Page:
Hoang Thi Ha

Lead Researcher for Political & Security Affairs, ASEAN Studies Centre, ISEAS - Yusof Ishak Institute

Ms Hoang Thi Ha is Lead Researcher for Political & Security Affairs at the ASEAN Studies Centre of ISEAS - Yusof Ishak Institute, Singapore. Her research interests focus on political-security issues in ASEAN, ASEAN’s external relations and its institutional building. Ms Hoang joined the ASEAN Department of the Ministry of Foreign Affairs of Viet Nam in 2004. She then work at the ASEAN Secretariat for nine years with her last post being Assistant Director, Head of the Political Cooperation Division. Ms Hoang holds an MA in International Relations from the Diplomatic Academy of Vietnam.

People wearing facemasks as a preventive measure against the Covid-19 coronavirus crowd in a market area in the old quarters of New Delhi on 11 October 2020. (Photo by Sajjad HUSSAIN / AFP)

China has a long-term strategy in Southeast Asia. But what about India?

China is taking action to deepen economic engagement with Southeast Asia. India, despite Prime Minister Modi’s Act East rhetoric, is not.
The U.S. Navy aircraft carrier USS John C. Stennis transits the South China Sea at sunset, 25 February 2019. (US Navy/Mass Communication Specialist 1st Class Ryan D. McLearnon/Handout via REUTERS)

Apart from ASEAN and China, international community and law are part of South China Sea discourse

With Vietnam at the helm of ASEAN this year, the grouping has wielded the aegis of international law to ensure that international and regional concerns about the South China Sea are respected in Code of Conduct negotiations. ISEAS academic Hoang Thi Ha says that while China prefers to settle SCS issues between itself and ASEAN member states, this is not what ASEAN has in mind.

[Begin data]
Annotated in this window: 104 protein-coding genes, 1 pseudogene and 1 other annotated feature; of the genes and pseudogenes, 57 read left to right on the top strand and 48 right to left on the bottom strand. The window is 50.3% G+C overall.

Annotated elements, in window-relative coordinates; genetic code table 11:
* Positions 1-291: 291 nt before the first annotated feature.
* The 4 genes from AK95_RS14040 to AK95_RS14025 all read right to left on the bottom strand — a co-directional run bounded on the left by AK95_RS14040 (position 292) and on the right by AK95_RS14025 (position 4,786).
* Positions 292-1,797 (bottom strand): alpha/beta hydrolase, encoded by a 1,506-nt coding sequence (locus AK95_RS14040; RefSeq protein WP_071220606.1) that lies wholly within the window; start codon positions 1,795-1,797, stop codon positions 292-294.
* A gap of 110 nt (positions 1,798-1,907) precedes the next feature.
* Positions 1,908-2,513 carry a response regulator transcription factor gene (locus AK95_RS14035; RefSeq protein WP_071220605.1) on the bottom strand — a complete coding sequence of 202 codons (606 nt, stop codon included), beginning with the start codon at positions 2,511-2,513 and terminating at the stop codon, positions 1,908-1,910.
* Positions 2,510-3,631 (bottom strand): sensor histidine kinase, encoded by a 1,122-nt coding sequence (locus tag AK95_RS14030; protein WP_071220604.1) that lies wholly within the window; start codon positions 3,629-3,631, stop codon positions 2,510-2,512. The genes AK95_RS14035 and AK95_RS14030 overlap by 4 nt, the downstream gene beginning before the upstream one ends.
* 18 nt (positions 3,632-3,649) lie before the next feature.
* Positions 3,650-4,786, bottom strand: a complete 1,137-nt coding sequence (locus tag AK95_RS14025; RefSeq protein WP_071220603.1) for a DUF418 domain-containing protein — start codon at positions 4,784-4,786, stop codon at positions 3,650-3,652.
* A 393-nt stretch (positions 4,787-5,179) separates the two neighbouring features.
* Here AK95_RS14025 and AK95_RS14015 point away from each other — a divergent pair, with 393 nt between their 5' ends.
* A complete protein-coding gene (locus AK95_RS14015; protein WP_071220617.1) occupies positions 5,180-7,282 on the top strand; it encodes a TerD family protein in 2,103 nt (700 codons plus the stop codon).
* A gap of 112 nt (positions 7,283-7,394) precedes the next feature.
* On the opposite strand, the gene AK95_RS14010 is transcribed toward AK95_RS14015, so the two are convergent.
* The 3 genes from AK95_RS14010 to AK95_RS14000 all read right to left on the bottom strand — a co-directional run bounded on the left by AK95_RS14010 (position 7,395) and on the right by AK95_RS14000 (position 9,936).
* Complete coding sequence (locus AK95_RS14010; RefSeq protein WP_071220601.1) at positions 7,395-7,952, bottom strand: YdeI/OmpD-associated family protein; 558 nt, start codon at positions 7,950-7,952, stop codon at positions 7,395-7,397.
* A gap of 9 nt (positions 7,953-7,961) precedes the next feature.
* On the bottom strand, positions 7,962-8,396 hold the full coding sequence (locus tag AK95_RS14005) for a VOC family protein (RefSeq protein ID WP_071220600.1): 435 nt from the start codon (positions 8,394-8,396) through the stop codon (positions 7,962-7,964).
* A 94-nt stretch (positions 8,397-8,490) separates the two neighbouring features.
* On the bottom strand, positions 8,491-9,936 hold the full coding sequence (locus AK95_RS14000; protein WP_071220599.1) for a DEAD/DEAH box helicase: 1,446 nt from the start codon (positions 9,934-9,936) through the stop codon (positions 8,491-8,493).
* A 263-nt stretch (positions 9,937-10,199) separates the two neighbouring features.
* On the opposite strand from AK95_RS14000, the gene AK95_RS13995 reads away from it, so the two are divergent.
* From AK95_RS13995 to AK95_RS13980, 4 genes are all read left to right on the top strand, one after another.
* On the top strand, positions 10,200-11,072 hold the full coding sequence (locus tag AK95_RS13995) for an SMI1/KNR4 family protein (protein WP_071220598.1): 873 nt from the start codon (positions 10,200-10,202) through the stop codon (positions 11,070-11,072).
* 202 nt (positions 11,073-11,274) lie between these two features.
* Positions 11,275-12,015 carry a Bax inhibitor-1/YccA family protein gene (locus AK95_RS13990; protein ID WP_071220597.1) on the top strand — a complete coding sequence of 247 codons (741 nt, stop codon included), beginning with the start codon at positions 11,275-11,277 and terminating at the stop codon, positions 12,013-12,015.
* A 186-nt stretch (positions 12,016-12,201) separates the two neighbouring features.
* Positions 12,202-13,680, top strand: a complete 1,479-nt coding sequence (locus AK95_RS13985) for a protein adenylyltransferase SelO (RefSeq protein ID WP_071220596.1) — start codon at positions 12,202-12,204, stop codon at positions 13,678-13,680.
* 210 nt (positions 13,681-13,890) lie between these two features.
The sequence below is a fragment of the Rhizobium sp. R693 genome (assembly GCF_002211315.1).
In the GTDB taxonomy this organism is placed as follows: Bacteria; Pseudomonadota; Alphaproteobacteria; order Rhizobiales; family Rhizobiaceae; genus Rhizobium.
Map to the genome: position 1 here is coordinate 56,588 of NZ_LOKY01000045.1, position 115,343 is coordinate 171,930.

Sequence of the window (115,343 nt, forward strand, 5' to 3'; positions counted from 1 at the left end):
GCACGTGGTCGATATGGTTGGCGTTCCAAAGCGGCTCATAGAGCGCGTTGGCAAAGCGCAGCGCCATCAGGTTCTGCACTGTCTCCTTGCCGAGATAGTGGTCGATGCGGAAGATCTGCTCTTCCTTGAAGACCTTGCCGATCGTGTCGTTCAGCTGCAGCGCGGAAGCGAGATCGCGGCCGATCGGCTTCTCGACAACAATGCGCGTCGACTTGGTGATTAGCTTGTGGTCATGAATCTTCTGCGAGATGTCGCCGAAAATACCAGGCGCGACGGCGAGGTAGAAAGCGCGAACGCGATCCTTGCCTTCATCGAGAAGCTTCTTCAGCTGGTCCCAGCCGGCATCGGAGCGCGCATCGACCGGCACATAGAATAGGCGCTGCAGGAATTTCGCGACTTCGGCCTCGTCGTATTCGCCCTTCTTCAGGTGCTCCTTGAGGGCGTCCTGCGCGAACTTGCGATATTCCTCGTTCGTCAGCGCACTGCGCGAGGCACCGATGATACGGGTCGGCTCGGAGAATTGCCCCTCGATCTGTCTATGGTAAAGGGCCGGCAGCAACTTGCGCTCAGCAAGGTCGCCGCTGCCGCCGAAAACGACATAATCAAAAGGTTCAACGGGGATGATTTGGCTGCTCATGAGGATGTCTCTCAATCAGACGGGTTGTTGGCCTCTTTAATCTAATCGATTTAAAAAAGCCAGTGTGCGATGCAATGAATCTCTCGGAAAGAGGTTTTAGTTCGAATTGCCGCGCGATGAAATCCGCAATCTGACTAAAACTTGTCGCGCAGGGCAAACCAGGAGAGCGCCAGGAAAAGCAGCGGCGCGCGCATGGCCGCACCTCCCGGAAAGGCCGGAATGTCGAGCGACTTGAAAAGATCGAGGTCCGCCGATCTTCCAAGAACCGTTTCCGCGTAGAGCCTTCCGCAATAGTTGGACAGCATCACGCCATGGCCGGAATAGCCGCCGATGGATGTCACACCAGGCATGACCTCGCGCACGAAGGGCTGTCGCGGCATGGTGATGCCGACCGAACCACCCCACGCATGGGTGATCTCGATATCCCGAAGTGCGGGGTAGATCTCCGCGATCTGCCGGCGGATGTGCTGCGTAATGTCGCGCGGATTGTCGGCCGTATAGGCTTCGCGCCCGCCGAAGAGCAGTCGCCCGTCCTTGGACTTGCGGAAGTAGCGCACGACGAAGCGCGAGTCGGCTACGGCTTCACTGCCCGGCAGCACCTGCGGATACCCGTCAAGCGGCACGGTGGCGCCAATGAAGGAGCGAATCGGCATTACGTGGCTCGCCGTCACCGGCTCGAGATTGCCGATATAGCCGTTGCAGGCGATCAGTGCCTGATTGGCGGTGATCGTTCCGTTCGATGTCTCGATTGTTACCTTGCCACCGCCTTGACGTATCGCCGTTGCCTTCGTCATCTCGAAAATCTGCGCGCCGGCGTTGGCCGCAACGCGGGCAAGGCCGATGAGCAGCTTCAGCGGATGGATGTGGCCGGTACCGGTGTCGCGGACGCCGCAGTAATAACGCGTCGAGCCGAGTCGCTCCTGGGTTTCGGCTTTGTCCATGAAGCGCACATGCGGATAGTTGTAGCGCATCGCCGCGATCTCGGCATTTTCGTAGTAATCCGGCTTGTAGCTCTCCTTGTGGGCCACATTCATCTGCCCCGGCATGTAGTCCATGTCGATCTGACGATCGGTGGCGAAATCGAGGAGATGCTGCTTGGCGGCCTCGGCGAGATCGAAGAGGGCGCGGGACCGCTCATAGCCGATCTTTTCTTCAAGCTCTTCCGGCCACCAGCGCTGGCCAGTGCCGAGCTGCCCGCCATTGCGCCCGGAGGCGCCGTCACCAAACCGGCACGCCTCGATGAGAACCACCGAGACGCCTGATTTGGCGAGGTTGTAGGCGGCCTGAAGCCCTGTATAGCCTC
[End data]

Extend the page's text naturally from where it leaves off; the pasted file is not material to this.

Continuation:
Two girls wearing face masks ride a scooter past a mural reading "whatever Indonesia" in Tangerang on 23 May 2020. (Fajrin Raharjo/AFP)

Beyond ASEAN: More 'no-superpower coalitions' needed as US-China rivalry upsets global interests

With China more aggressive and the US more unpredictable, and both more unilateralist, the US-China rivalry has ended the post-Cold War order that benefited Southeast Asia and ASEAN. ISEAS academics Malcolm Cook and Hoang Thi Ha note that Southeast Asian states should consider joining more or establishing minilateral informal coalitions that do not include China and the US.